Working on a story about the effort sparked by David Liss and Gregory Burke to bring a bonafide Toronto Biennial to fruition, I took the opportunity to drive down to Buffalo to visit the Albright Knox, which, it so happens, is the force beyond Western New York's own biennial event, "Beyond/In WNY," which opens in September.
It's comprised of about 30% Toronto artists, but nevermind that for the moment; part and parcel of my meeting with the Albright's director Louis Grachos and Hallwalls director John Massier was a lovely tour of the Albright. I hadn't been there in ages, and had forgotten what a truly inspiring small museum it was. Wander in off the street and your (or my) gaze is immediately caught by an extraodinary large canvas by Clifford Still, of which the gallery has the largest collection the world. (the Albright is doing a big Still show starting June 25, which for me is a must).
He's surrounded by a who's who of American pop, minimalist and abstract greatest hits -- Pollock, Rothko, Jasper Johns, Carl Andre, the list goes on -- but intermingled brilliantly with some amazing recent contemporary acquistions. One of my two favourites was a thick stack of papers with linked gold circles printed on them.
It was Felix Gonzalez-Torres' "Untitled" (Double Portrait), from 1991, and the piece is what happens next: The stack is an invitation to take one with you as you go (which I did, of course). In keeping with the Albright's enviable international status, it was a joint acquistion between them and the Tate in London. My two-year old got her hands on it (the tabletop no longer a tall enough refuge for her sticky little fingers, alas), but I can take comfort it's not the only Gonzalez-Torres I'll ever own; next time I'm in Buffalo, I'll grab another one.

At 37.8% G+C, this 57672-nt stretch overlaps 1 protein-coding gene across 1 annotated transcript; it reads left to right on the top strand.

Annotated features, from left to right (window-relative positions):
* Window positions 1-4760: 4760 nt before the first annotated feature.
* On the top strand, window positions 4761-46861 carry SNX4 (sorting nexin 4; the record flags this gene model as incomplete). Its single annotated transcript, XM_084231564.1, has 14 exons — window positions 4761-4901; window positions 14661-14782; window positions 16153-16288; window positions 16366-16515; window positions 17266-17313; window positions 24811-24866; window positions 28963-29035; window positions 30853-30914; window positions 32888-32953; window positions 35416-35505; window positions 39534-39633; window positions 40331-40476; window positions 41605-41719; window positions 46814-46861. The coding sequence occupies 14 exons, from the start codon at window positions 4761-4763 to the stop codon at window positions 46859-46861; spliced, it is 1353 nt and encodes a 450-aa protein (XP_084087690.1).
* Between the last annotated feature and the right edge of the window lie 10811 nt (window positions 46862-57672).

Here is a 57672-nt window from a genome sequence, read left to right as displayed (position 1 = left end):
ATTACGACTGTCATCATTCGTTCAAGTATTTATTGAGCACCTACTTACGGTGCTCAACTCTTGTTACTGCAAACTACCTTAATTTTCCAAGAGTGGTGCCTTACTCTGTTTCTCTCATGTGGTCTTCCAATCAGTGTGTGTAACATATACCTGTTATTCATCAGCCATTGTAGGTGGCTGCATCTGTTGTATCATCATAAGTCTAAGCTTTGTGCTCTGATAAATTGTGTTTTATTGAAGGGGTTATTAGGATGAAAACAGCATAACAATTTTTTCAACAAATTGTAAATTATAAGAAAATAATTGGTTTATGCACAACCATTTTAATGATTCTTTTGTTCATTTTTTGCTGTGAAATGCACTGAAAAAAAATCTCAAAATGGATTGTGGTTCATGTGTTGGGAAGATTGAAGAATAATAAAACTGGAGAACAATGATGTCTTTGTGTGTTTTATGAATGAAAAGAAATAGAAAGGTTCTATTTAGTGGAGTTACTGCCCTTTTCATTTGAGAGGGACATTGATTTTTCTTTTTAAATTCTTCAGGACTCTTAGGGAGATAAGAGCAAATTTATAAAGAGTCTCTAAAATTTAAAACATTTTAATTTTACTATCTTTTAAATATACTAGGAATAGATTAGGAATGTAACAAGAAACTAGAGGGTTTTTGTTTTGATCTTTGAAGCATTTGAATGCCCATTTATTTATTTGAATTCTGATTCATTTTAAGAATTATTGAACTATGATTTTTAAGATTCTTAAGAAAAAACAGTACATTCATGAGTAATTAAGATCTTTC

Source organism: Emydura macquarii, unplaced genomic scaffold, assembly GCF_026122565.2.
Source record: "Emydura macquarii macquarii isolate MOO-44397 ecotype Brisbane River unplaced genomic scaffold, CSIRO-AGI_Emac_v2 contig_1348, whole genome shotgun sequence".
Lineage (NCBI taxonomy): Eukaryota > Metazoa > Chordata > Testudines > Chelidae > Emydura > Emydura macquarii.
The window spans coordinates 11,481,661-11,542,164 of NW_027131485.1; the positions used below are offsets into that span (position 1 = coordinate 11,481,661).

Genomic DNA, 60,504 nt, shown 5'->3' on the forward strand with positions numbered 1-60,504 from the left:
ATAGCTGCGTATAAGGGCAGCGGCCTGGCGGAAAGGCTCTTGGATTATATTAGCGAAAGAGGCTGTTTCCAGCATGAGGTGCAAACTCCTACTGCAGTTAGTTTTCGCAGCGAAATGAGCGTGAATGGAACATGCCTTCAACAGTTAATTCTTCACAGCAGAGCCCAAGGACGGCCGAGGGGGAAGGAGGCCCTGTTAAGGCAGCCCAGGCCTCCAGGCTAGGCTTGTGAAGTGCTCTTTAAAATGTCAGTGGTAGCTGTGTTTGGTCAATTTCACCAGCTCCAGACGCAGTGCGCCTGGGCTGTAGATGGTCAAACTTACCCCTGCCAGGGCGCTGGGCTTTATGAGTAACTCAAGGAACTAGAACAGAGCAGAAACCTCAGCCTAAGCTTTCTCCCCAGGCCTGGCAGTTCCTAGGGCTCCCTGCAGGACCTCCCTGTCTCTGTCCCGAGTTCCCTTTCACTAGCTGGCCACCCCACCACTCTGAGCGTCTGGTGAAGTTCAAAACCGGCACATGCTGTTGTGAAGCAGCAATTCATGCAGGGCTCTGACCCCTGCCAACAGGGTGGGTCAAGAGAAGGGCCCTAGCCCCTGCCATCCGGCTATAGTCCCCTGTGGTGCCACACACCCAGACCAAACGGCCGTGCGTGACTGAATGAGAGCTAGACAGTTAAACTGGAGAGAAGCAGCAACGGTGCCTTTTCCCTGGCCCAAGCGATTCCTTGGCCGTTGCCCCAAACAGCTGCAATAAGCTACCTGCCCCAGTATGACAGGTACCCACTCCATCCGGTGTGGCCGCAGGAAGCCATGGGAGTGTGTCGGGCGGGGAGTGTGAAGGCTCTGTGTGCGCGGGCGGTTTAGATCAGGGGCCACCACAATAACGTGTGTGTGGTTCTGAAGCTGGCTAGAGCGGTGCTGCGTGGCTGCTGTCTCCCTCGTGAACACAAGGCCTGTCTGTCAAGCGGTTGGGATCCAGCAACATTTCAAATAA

But my favourite moment was Vik Muniz's "Verso (Nighthawks)," a 2008 piece. Wandering along the long hallway of storied moments in American painting, I came across one leaning against the wall, face down. The wooden back of the frame was weathered and rough; a tag read "Nighthawks," which would logically lead anyone to believe this was the famous Edward Hopper painting, waiting either to be installed or moved elsewhere.
The truth was, neither. The back is the front of Muniz's piece, an exactign recreation of Nighthawks from behind. It was a cheeky little injection of interventionist good humour amid the sacrosanct world of museums and painting, and the fact the Albright owns the piece proves what I had hoped and expected: That this is a museum that truly grasps the importance of the mix, and has clarity on its mission. Would that they all could.